Can NAFTA be fixed?
When Donald Trump decided against abandoning the trade agreement, he committed the U.S. to renegotiating it instead. Those negotiations began last week, with the U.S. taking a tough stance from the start. This week Trump said that the agreement might need to be abandoned after all because he wasn’t sure the renegotiation could rescue it.
Is this a negotiating tactic? Or a sign that the renegotiation process is not going well? Perhaps it is both. The president may be sending a signal to Canada and Mexico that they should be careful about resisting U.S. demands for a better trade agreement because the U.S. retains the ability to walk away.
Congresswoman Marcy Kaptur, the longest-serving woman in Congress, has very specific ideas for how to fix NAFTA and other trade agreements. She would have the U.S. government revisit any agreement that results in three years or more of trade deficits over $10 billion with any country.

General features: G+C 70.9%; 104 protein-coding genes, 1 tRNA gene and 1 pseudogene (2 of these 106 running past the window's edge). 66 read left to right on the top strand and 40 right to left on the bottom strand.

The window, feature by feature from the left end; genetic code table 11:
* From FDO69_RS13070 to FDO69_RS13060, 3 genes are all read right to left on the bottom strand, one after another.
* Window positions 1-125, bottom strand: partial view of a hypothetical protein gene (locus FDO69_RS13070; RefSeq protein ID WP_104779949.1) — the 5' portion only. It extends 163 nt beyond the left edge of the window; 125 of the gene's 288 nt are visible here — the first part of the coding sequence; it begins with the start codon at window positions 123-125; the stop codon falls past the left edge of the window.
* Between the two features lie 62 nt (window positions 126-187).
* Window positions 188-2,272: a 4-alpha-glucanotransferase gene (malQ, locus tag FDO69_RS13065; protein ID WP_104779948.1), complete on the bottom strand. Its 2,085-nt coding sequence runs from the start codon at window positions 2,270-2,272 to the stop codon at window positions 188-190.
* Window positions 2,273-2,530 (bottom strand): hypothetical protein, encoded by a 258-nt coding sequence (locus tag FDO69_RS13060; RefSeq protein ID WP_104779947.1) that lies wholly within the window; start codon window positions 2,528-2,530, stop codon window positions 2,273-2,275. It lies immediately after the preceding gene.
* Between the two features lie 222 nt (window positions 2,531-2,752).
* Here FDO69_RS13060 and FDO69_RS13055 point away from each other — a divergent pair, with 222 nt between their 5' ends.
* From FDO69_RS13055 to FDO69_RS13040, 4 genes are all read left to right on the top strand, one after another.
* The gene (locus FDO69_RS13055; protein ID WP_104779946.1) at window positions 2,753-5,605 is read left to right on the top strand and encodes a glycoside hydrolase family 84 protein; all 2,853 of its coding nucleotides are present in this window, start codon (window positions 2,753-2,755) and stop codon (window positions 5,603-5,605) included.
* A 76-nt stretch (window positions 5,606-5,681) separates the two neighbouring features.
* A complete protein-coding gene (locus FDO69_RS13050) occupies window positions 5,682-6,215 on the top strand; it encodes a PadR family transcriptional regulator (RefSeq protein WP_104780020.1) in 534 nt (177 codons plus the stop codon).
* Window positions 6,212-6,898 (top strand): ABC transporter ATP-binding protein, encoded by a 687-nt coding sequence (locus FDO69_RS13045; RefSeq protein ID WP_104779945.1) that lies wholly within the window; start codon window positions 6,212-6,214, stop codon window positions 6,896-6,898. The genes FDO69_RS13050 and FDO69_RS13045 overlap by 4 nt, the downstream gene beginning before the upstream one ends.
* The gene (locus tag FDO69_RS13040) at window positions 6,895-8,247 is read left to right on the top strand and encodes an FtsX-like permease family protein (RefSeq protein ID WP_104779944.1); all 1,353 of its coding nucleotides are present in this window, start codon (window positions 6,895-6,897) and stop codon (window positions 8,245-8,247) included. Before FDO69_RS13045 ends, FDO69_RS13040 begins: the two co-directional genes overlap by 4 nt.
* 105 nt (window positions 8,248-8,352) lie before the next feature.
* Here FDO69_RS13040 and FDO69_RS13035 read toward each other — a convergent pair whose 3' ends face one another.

From her Guardian op-ed:
Some economists and some of my colleagues suggest deficits are a healthy aspect of trade agreements, citing mighty American buying power as a singular point of success. That is a distorted view. Mammoth deficits are not beneficial when the job loss behind the imbalance creates seismic economic and cultural pressures. The trade deficit can even limit GDP growth as huge trade deficits can create slow growth economies.
Just in June, the US experienced a $43.6bn trade deficit. These deficits mean more money left the wallets of hardworking Americans to feed the greed of rapacious, low-wage seeking transnational interests. Just look at Nafta’s job numbers: between 1997 and 2010, the US bled 682,900 jobs to Mexico.
To help remedy this, Lighthizer should adopt the concept of my bill, the Balancing Trade Act (HR 2766), as a fundamental stance of US trade policy. It requires the administration adjust policy with any nation accumulating a trade deficit of $10bn or more for three consecutive years. Alternatively, Congress should pass and the president should sign this bill as part of our commitment to lowering trade deficits.
There is no doubt that the US economy possesses unparalleled buying power, but trade is about workers, not just goods.